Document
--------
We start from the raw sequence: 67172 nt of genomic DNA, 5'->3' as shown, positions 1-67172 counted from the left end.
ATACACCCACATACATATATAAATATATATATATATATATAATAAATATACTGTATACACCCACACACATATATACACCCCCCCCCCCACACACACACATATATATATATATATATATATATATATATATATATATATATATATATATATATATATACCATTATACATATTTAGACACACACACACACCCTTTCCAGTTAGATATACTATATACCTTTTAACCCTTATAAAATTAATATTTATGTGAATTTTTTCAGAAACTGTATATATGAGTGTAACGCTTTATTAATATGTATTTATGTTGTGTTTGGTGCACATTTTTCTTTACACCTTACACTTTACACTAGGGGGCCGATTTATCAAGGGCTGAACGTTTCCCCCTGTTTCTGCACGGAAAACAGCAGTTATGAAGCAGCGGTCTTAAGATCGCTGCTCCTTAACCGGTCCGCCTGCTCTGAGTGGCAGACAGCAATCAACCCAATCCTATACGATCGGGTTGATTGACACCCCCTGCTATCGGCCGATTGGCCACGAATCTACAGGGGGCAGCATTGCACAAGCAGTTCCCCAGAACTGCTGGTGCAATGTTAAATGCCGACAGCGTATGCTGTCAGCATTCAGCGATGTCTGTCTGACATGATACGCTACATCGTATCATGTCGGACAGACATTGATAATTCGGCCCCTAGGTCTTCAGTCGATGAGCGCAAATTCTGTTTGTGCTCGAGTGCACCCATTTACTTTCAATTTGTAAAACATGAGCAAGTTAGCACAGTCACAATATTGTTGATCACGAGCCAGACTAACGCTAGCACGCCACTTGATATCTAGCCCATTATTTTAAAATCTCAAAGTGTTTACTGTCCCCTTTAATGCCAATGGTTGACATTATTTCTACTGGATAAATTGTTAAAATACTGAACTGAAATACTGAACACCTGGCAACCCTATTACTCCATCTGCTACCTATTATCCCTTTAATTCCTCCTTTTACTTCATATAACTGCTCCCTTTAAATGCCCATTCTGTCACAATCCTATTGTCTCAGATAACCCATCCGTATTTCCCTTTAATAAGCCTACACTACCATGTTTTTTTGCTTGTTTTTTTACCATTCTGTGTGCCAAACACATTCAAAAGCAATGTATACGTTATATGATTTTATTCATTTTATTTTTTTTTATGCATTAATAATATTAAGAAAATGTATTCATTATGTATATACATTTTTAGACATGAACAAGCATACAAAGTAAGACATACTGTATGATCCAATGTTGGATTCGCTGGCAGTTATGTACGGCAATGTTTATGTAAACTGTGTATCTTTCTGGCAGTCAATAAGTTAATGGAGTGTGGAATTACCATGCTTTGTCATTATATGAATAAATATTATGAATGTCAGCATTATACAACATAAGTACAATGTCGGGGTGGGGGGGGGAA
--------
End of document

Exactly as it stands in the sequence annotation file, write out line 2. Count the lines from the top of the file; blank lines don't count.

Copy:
ATACACCCACATACATATATAAATATATATATATATATATAATAAATATACTGTATACACCCACACACATATATACACCCCCCCCCCCACACACACACATATATATATATATATATATATATATATATATATATATATATATATATATATATATATACCATTATACATATTTAGACACACACACACACCCTTTCCAGTTAGATATACTATATACCTTTTAACCCTTATAAAATTAATATTTATGTGAATTTTTTCAGAAACTGTATATATGAGTGTAACGCTTTATTAATATGTATTTATGTTGTGTTTGGTGCACATTTTTCTTTACACCTTACACTTTACACTAGGGGGCCGATTTATCAAGGGCTGAACGTTTCCCCCTGTTTCTGCACGGAAAACAGCAGTTATGAAGCAGCGGTCTTAAGATCGCTGCTCCTTAACCGGTCCGCCTGCTCTGAGTGGCAGACAGCAATCAACCCAATCCTATACGATCGGGTTGATTGACACCCCCTGCTATCGGCCGATTGGCCACGAATCTACAGGGGGCAGCATTGCACAAGCAGTTCCCCAGAACTGCTGGTGCAATGTTAAATGCCGACAGCGTATGCTGTCAGCATTCAGCGATGTCTGTCTGACATGATACGCTACATCGTATCATGTCGGACAGACATTGATAATTCGGCCCCTAGGTCTTCAGTCGATGAGCGCAAATTCTGTTTGTGCTCGAGTGCACCCATTTACTTTCAATTTGTAAAACATGAGCAAGTTAGCACAGTCACAATATTGTTGATCACGAGCCAGACTAACGCTAGCACGCCACTTGATATCTAGCCCATTATTTTAAAATCTCAAAGTGTTTACTGTCCCCTTTAATGCCAATGGTTGACATTATTTCTACTGGATAAATTGTTAAAATACTGAACTGAAATACTGAACACCTGGCAACCCTATTACTCCATCTGCTACCTATTATCCCTTTAATTCCTCCTTTTACTTCATATAACTGCTCCCTTTAAATGCCCATTCTGTCACAATCCTATTGTCTCAGATAACCCATCCGTATTTCCCTTTAATAAGCCTACACTACCATGTTTTTTTGCTTGTTTTTTTACCATTCTGTGTGCCAAACACATTCAAAAGCAATGTATACGTTATATGATTTTATTCATTTTATTTTTTTTTATGCATTAATAATATTAAGAAAATGTATTCATTATGTATATACATTTTTAGACATGAACAAGCATACAAAGTAAGACATACTGTATGATCCAATGTTGGATTCGCTGGCAGTTATGTACGGCAATGTTTATGTAAACTGTGTATCTTTCTGGCAGTCAATAAGTTAATGGAGTGTGGAATTACCATGCTTTGTCATTATATGAATAAATATTATGAATGTCAGCATTATACAACATAAGTACAATGTCGGGGTGGGGGGGGGAA